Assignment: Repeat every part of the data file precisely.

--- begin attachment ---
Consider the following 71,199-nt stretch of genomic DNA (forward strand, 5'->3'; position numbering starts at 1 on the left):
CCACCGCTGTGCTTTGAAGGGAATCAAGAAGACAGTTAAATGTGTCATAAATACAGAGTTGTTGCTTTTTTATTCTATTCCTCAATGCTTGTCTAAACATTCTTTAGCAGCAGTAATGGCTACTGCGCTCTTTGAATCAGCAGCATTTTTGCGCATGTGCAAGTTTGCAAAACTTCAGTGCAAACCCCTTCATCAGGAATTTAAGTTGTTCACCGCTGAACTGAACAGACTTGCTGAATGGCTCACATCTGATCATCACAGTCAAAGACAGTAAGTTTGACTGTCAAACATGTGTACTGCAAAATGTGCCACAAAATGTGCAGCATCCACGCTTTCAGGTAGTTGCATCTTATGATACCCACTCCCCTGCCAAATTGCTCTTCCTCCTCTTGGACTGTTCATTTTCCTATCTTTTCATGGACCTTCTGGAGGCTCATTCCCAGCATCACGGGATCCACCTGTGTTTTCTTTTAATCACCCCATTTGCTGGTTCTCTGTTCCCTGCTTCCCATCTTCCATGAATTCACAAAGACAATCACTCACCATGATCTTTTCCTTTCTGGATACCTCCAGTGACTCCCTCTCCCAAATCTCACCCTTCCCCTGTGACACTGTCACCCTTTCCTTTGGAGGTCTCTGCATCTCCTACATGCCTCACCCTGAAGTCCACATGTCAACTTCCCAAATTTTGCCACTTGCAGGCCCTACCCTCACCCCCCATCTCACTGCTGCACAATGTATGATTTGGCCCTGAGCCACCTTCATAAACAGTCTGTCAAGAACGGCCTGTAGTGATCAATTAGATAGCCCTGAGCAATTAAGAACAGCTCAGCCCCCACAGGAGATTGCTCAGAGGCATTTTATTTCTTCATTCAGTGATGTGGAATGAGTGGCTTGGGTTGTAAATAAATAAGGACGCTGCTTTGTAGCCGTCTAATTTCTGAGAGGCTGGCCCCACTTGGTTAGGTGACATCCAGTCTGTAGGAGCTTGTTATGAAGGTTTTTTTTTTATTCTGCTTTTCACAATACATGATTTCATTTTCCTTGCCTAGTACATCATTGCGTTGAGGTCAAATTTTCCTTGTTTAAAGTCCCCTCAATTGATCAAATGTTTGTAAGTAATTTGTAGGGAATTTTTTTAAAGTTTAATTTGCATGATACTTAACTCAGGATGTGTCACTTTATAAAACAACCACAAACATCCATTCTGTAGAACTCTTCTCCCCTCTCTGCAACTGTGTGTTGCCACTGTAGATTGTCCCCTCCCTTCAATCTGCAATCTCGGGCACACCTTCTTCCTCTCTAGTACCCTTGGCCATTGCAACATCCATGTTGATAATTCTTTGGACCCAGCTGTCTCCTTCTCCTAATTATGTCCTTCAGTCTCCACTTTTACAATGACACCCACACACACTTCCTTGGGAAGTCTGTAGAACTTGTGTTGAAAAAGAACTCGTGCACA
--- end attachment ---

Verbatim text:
Consider the following 71,199-nt stretch of genomic DNA (forward strand, 5'->3'; position numbering starts at 1 on the left):
CCACCGCTGTGCTTTGAAGGGAATCAAGAAGACAGTTAAATGTGTCATAAATACAGAGTTGTTGCTTTTTTATTCTATTCCTCAATGCTTGTCTAAACATTCTTTAGCAGCAGTAATGGCTACTGCGCTCTTTGAATCAGCAGCATTTTTGCGCATGTGCAAGTTTGCAAAACTTCAGTGCAAACCCCTTCATCAGGAATTTAAGTTGTTCACCGCTGAACTGAACAGACTTGCTGAATGGCTCACATCTGATCATCACAGTCAAAGACAGTAAGTTTGACTGTCAAACATGTGTACTGCAAAATGTGCCACAAAATGTGCAGCATCCACGCTTTCAGGTAGTTGCATCTTATGATACCCACTCCCCTGCCAAATTGCTCTTCCTCCTCTTGGACTGTTCATTTTCCTATCTTTTCATGGACCTTCTGGAGGCTCATTCCCAGCATCACGGGATCCACCTGTGTTTTCTTTTAATCACCCCATTTGCTGGTTCTCTGTTCCCTGCTTCCCATCTTCCATGAATTCACAAAGACAATCACTCACCATGATCTTTTCCTTTCTGGATACCTCCAGTGACTCCCTCTCCCAAATCTCACCCTTCCCCTGTGACACTGTCACCCTTTCCTTTGGAGGTCTCTGCATCTCCTACATGCCTCACCCTGAAGTCCACATGTCAACTTCCCAAATTTTGCCACTTGCAGGCCCTACCCTCACCCCCCATCTCACTGCTGCACAATGTATGATTTGGCCCTGAGCCACCTTCATAAACAGTCTGTCAAGAACGGCCTGTAGTGATCAATTAGATAGCCCTGAGCAATTAAGAACAGCTCAGCCCCCACAGGAGATTGCTCAGAGGCATTTTATTTCTTCATTCAGTGATGTGGAATGAGTGGCTTGGGTTGTAAATAAATAAGGACGCTGCTTTGTAGCCGTCTAATTTCTGAGAGGCTGGCCCCACTTGGTTAGGTGACATCCAGTCTGTAGGAGCTTGTTATGAAGGTTTTTTTTTTATTCTGCTTTTCACAATACATGATTTCATTTTCCTTGCCTAGTACATCATTGCGTTGAGGTCAAATTTTCCTTGTTTAAAGTCCCCTCAATTGATCAAATGTTTGTAAGTAATTTGTAGGGAATTTTTTTAAAGTTTAATTTGCATGATACTTAACTCAGGATGTGTCACTTTATAAAACAACCACAAACATCCATTCTGTAGAACTCTTCTCCCCTCTCTGCAACTGTGTGTTGCCACTGTAGATTGTCCCCTCCCTTCAATCTGCAATCTCGGGCACACCTTCTTCCTCTCTAGTACCCTTGGCCATTGCAACATCCATGTTGATAATTCTTTGGACCCAGCTGTCTCCTTCTCCTAATTATGTCCTTCAGTCTCCACTTTTACAATGACACCCACACACACTTCCTTGGGAAGTCTGTAGAACTTGTGTTGAAAAAGAACTCGTGCACA